How Much Mold in a Crawl Space is Acceptable
How much mold in a crawl space is acceptable? Let’s get right to the point. The answer is ZERO.
Mold in a crawl space, no matter how much, is never acceptable. Mold has no business being in a crawl space. You should strive for zero molds in the crawl space since even a small quantity of mold there will develop and spread, and since, as we mentioned before, some of the air in the crawl space penetrates your home. Allergens like mold can harm your health.
Sadly, mold in a crawl space is a relatively common occurrence. Many property owners neglect to look inside their crawl spaces and are unaware of what occurs there. They begin to notice a musty odor in their home and are perplexed as to its source.
Because they are humid, crawl spaces become moldy, and mold can destroy wood and eventually cause structural damage. Most people are unaware that some crawl space air finds its way into your home’s living space and that mold can also make you sick. That implies that you are inhaling it. It’s not a pleasant idea.
The causes of a moldy crawl space, indicators that you have mold in your crawl space, how to remove mold from a crawl space, how to prevent mold in a crawl space, and more will all be covered in this article.
Signs that Your Crawl Space Contains Mold
The following are indications that your crawl area may have mold:
• Your house has a musty odor. The source of that smell can be a damp crawl area.
• Your home’s occupants may suffer from allergies and respiratory problems because of mold and other allergens floating up from the crawl space.
• Mold is present on your floor and baseboards.
• Your floor’s wood has warped.
• On rafters, joists, etc. in the crawl space, there is obvious mold.
• Wood rot is beginning to affect wooden buildings in the crawl space, which could eventually result in structural problems.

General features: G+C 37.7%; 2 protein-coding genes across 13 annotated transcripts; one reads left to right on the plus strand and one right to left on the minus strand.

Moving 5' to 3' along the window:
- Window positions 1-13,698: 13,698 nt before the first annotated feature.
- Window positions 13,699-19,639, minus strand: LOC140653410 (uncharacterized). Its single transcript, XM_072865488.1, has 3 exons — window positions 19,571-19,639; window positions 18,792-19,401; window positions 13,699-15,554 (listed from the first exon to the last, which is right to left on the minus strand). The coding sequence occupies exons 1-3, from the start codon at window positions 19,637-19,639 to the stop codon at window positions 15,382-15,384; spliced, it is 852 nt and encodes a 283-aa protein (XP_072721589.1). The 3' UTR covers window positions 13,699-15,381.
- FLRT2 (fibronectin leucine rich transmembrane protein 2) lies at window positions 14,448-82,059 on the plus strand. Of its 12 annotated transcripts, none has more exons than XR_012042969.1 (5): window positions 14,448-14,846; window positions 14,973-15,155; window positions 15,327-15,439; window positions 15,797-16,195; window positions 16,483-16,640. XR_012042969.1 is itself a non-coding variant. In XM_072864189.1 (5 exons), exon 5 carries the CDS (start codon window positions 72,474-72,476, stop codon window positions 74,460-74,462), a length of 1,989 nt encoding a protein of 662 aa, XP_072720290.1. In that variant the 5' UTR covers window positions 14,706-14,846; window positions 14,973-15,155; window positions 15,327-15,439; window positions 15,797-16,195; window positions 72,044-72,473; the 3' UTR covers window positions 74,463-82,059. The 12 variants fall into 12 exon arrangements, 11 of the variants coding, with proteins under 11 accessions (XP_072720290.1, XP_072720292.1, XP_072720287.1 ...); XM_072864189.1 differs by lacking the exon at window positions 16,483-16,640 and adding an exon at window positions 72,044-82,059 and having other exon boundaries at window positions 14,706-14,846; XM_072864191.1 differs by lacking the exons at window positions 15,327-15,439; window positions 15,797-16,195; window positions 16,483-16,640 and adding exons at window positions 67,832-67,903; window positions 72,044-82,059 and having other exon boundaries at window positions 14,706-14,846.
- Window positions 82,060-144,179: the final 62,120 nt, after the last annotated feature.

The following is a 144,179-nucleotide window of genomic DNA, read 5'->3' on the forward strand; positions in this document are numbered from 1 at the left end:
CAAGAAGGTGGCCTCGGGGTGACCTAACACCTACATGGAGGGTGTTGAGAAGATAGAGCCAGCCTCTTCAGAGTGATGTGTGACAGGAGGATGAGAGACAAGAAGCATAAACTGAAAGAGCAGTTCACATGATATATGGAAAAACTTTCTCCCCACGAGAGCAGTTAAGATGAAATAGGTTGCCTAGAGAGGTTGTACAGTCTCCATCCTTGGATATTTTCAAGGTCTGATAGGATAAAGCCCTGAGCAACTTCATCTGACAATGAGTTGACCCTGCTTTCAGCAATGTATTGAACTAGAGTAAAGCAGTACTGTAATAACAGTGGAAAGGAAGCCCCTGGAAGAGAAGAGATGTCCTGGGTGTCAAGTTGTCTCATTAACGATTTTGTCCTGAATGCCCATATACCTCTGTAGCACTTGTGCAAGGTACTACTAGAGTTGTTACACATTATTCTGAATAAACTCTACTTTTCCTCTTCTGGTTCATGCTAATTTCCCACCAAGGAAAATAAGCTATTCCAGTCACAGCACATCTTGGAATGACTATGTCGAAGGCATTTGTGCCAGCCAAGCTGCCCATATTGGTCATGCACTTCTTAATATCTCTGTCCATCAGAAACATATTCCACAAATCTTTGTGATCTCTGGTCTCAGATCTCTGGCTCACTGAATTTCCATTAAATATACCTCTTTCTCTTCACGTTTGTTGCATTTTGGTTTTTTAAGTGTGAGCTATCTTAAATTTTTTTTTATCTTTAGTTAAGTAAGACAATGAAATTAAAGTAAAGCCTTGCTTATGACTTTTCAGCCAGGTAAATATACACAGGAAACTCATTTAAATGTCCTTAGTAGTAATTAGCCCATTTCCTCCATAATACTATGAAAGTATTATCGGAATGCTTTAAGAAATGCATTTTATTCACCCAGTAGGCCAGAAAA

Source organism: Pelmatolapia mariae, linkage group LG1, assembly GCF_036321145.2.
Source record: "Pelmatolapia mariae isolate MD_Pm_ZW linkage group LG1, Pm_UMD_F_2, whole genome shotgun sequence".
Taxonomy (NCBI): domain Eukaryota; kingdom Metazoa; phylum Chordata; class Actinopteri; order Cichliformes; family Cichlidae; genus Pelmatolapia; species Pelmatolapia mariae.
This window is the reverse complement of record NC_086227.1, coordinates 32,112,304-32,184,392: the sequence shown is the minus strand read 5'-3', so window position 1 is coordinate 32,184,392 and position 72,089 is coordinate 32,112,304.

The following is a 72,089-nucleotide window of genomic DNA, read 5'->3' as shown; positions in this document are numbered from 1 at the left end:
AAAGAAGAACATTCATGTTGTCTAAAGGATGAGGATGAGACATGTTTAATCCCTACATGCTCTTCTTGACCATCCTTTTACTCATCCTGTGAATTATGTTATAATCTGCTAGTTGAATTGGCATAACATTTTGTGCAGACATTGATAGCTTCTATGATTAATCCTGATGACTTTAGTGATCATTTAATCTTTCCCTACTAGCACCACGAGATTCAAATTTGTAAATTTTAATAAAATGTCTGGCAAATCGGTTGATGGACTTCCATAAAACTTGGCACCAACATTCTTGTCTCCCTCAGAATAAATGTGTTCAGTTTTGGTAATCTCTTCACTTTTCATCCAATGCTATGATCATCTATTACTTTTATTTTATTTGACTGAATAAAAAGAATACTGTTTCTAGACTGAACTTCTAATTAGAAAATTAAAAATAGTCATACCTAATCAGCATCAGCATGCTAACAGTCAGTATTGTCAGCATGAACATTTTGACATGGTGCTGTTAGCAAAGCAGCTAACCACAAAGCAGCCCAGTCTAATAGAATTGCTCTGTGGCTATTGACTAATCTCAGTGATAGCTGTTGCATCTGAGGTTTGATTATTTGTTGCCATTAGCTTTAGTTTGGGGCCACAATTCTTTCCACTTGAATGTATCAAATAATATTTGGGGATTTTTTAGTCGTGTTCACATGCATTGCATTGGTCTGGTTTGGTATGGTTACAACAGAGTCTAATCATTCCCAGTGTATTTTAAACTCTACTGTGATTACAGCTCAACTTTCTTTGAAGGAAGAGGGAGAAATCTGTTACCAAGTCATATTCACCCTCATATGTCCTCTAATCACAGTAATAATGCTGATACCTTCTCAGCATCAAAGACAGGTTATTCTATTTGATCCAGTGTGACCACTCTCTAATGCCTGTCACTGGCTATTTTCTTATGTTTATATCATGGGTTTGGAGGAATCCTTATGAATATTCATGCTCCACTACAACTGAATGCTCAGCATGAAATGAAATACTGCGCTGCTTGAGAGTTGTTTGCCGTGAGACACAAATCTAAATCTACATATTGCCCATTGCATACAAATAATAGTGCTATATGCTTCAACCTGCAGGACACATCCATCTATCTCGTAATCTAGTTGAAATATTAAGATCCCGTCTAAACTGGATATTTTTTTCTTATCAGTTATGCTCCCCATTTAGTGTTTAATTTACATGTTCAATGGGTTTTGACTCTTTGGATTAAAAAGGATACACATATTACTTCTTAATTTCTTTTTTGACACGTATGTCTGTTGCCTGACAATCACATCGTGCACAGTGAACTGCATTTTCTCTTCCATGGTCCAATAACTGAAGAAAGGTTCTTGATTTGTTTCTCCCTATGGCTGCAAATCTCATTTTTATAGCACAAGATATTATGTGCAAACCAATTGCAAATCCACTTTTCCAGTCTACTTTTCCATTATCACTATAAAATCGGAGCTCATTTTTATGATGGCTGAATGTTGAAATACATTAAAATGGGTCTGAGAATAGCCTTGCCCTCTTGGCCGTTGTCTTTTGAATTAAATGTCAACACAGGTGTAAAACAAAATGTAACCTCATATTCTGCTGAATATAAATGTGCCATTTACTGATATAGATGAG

Molds in Crawl Space: Causes
Moisture in a crawl area leads to mold growth (i.e., high humidity). However, from where does the moisture originate? Moisture in the crawl space originates from:
• Concrete shrinkage cracks: Hairline cracks in a wall of poured concrete used as a foundation. They won’t have an impact on the stability of your house, but they might let moisture into the crawl area.
• Dirt: Because the soil in a crawl space includes moisture, mold may eventually start to grow there if the soil isn’t covered.
• Vents: Humid air can enter the crawl space through open vents.
• Leaky pipes: Mold will begin to grow if water from your pipes seeps into the crawl space.
• Flooding: A recent flood will raise the moisture content and, consequently, the mold count in the crawl space.
• Excessive moisture in the soil around the foundation: Water will ultimately find a way into a crawl space if there is a lot of moisture in the soil around a foundation. Bringing groundwater under control is the answer.
Molds in Crawl Space: Prevention
Maintaining moisture levels is the greatest strategy to stop mold growth because it thrives in moist environments. It is crucial to maintain a mold-free crawl area since it has an impact on the quality of the air in our houses.
A crawl area should have a moisture content of 55%. A digital thermo-hygrometer can be used to measure your relative humidity. You might need to take action if it rises to 65%.
To prevent mold growth from water damage, check for water in your crawl space. If there is water, find out where it came from. If there is standing water or large amounts of water, drainage problems may be to blame.
It can be a ground moisture evaporation issue if the ground is wet. Have them rectified after determining the cause of the issue.
If you have a leak, think about replacing your pipes. However, consider a sump pump if the issue is external.
Sump pumps are necessary for your home because they prevent basement flooding. To ensure their condition, inspect them three times a year. Finally, to properly ventilate the crawl space, install a dehumidifier.
Why You Should Clean Up the Mold in Your Crawl Space
Mold in the crawl space of your home results in:
• Mold spores are invisible but have an unpleasant odor.
• Health issues – Mold inhalation is not recommended.
• Respiratory issues & allergies can be brought on by mold.
• Wood, carpets, textiles, drywall, and other materials may be harmed if mold from your crawl space enters the living areas of your home.
• Mold decreases the value of your home – Who would want to purchase a mold-filled, unhealthy home?
Molds in Crawl Space: Conclusion
Mold in your home can lead to a variety of issues. It compromises the integrity of your house and endangers your health.
No quantity of mold is acceptable because even a minor bit will develop and spread, considering the harm that mold presents to dwellings. So, the only option is to get rid of all the mold in the crawl space.
Contact us if you need mold remediation in Atlanta or the surrounding areas of Georgia if mold is a problem in the crawl space of your house. For any water damage or mold damage, Southeast Water Restoration offers the best crawl space restoration.